What type of backup strategy do you employ for your solution? Do you have backups within your datacenter, or are you utilizing your hosting providers backup infrastructure if one is available? These are both good starting points for preparing your solution for disaster.
Now, what do you have in place for remote backups? Remote backups are critical in the event something where to happen to your primary datacenter. What if there was a fire, or there was a major natural disaster that took out the datacenter?
Perhaps as a more common scenario, maybe your existing backup solution was having problems and you weren’t aware of it. When the time comes for needing to restore your backups, you find that they are corrupted and unusable. This happens more often then people think.
When you deploy a new solution, you make sure its redundant and highly available. It is important to also do the same with your backup architecture. Having an on-site backup allows you to perform a speedy recovery should something go wrong. Including an off-site backup solution allows you to plan for the worst case scenario, and also gives you the piece of mind that your data is stored outside of that datacenter, under your control.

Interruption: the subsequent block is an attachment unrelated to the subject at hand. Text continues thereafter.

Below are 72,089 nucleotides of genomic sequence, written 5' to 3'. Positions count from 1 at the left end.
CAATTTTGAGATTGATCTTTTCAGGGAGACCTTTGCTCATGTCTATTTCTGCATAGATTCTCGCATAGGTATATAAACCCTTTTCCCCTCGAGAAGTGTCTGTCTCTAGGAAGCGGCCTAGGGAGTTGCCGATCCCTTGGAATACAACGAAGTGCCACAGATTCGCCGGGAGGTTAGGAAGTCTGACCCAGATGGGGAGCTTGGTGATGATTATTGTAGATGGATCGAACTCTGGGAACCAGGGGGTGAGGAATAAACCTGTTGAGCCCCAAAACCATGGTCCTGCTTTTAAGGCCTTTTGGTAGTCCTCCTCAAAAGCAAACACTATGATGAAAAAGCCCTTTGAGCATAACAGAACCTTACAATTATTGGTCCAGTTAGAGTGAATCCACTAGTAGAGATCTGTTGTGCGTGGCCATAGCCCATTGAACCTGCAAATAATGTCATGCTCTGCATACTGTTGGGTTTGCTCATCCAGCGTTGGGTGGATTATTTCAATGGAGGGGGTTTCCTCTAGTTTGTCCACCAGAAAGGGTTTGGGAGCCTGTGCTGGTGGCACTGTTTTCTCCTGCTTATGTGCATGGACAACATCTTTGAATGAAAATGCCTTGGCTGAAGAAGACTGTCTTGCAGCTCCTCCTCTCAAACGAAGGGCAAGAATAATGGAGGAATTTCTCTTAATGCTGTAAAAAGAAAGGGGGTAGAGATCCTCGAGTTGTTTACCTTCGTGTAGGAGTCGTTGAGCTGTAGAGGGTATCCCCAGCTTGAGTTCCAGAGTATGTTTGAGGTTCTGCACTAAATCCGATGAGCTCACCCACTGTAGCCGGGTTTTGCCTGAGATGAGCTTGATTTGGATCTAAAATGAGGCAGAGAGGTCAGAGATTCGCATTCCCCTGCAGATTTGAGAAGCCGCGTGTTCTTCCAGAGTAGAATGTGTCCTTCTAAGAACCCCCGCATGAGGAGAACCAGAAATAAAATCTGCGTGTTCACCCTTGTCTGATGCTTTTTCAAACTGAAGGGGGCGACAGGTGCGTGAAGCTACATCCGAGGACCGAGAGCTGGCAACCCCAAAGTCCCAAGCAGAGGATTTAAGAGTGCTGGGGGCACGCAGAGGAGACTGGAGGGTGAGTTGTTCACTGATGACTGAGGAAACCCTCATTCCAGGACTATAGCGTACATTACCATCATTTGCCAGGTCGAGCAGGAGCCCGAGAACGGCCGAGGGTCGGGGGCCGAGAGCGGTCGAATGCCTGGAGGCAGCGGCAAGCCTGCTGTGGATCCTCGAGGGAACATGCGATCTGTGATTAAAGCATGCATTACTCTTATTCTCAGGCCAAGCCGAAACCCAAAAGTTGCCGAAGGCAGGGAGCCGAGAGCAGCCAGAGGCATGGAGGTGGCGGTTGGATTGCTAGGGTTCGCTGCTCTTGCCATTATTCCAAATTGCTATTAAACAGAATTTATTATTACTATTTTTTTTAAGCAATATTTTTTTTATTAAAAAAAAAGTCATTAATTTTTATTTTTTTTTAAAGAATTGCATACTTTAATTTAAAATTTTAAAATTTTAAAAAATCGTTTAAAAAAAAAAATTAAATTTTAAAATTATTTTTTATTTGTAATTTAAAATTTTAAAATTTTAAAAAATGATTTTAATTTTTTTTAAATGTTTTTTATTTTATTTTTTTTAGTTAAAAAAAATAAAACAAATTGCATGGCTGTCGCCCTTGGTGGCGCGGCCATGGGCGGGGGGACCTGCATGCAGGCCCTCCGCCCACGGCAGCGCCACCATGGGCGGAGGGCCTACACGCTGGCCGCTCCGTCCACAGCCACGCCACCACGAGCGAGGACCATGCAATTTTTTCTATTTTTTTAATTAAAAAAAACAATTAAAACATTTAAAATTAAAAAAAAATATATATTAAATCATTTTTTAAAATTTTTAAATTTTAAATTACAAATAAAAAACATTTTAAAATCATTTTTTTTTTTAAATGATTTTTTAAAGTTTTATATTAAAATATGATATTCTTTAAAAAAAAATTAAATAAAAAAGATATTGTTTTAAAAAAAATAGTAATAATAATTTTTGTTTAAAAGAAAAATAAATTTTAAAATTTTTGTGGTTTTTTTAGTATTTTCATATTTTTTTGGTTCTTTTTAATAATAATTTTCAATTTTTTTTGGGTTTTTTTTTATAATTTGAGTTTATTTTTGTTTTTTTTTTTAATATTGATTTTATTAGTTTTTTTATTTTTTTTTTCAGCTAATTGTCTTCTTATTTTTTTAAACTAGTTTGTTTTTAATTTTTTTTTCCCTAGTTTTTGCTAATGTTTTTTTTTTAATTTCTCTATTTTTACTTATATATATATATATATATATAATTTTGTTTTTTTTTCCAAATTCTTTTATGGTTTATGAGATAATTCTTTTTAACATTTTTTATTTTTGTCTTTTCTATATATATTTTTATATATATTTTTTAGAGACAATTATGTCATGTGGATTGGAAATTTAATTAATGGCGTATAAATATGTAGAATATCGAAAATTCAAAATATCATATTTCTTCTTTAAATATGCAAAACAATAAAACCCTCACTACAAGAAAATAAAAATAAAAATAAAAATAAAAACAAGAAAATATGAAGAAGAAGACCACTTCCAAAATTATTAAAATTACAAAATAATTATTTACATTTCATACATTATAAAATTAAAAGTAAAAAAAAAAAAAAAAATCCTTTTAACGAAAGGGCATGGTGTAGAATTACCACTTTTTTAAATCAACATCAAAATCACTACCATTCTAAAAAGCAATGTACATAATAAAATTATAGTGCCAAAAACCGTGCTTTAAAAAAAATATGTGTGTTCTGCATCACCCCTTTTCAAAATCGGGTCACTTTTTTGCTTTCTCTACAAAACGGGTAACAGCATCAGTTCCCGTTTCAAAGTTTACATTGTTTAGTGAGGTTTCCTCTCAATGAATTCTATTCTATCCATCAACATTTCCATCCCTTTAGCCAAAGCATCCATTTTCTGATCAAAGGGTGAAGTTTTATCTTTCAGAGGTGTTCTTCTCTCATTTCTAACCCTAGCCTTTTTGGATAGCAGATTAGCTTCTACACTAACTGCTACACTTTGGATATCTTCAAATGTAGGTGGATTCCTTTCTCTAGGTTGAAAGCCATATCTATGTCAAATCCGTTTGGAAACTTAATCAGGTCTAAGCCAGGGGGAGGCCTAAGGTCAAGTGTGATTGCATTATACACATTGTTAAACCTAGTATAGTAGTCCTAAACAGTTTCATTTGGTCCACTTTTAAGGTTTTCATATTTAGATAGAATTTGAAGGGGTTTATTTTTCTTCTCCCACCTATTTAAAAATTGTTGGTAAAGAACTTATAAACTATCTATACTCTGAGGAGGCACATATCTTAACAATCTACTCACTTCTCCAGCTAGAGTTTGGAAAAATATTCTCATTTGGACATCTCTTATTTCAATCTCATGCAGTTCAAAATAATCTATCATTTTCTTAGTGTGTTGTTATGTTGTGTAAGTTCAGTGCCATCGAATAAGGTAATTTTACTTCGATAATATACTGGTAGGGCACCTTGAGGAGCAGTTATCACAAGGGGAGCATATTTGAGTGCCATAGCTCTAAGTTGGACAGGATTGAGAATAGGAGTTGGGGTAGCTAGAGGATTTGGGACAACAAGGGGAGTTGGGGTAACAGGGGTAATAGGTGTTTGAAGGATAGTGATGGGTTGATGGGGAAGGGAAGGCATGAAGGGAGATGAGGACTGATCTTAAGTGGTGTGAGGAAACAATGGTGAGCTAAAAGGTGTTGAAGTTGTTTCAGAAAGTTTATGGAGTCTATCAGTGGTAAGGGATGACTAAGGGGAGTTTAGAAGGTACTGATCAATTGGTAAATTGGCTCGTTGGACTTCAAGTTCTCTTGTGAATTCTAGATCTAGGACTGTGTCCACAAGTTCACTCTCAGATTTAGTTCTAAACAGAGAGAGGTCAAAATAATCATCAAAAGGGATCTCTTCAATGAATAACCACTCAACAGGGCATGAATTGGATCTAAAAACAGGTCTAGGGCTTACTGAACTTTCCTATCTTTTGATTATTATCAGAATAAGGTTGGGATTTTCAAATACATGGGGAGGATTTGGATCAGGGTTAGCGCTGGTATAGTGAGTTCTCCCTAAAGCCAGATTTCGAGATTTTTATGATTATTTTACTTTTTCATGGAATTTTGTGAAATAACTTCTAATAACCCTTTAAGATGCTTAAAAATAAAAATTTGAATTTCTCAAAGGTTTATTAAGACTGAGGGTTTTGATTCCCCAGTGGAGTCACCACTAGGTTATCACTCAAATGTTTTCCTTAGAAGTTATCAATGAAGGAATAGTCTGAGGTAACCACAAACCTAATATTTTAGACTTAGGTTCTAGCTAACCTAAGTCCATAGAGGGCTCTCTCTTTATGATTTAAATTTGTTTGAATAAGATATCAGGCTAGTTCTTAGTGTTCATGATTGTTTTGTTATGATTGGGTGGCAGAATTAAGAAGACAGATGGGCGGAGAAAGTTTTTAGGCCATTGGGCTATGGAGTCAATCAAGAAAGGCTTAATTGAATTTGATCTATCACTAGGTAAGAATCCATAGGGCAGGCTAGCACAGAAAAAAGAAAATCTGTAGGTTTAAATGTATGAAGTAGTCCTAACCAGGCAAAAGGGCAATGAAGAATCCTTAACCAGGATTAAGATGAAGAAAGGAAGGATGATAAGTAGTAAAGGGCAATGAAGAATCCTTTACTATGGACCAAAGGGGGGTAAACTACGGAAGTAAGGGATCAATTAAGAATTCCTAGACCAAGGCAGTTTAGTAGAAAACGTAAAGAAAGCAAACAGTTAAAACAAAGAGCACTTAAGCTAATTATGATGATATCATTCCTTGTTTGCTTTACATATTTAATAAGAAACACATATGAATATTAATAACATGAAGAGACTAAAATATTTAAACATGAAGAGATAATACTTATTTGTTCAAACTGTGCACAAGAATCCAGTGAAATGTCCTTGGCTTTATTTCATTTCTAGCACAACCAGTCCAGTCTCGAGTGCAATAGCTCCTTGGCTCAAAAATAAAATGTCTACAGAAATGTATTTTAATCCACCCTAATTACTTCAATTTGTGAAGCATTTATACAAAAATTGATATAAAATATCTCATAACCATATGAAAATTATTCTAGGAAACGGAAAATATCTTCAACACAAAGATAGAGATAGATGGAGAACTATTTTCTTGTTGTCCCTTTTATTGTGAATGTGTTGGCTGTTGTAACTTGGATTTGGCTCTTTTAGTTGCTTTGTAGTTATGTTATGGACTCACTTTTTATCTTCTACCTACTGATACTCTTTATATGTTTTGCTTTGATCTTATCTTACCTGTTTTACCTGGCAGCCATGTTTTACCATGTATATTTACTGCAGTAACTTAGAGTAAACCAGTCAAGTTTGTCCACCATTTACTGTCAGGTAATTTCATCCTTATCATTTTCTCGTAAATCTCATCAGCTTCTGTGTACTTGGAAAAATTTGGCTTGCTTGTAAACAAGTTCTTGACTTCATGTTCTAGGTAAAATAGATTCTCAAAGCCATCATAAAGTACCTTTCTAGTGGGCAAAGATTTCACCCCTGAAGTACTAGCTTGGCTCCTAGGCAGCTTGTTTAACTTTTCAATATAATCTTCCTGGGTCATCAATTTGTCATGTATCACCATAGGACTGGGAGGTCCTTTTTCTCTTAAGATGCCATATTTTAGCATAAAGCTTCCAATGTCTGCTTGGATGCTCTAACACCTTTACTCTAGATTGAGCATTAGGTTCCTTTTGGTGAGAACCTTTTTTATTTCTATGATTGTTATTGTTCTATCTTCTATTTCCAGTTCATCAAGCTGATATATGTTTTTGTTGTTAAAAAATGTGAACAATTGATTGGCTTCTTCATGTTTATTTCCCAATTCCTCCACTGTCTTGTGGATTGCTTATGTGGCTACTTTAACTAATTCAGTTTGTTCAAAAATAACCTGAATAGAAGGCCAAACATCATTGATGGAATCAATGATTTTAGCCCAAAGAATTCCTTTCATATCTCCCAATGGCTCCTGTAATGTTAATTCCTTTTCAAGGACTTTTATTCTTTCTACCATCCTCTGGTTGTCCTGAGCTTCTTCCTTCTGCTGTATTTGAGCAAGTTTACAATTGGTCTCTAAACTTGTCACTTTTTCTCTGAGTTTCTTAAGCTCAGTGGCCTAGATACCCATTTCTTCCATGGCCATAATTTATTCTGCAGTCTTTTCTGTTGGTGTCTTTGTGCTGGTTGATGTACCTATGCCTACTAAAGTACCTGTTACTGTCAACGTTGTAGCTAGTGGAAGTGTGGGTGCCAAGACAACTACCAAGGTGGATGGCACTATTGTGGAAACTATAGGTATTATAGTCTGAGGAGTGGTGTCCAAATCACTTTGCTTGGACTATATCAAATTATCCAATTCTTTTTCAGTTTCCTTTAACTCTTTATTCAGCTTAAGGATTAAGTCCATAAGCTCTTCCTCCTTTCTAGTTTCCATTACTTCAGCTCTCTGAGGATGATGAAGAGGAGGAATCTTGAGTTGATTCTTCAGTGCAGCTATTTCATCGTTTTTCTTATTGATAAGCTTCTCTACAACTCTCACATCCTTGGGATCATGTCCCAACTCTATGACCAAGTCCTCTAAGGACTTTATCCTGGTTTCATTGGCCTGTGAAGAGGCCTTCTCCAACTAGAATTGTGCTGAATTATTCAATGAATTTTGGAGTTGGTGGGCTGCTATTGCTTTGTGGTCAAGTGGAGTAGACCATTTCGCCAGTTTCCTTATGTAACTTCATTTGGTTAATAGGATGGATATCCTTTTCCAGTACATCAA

When having solution architecture discussions with clients, I strongly encourage:
– Use all available backup solutions offered by the hosting provider
– Have an off-site backup solution that is managed by yourself or a different provider
You can never have enough backups. Your data took weeks, months, or sometimes even years to develop and fine tune. If there are concerns about how much will it cost to have a remote backup solution, here is a more important cost consideration: How much will it cost your business and reputation to rebuild all your website and database content from scratch?
As you can probably tell, I am very paranoid about my clients data. So now that I hopefully gave you some food for thought, I’ll show you one inexpensive way I like to perform remote backups for smaller solutions (Under 500G). Please keep in mind that there are many backup solutions available, this is just one of many different types of solutions I present as an option to my clients.
Welcome rsnapshot. Taken from their website, http://www.rsnapshot.org: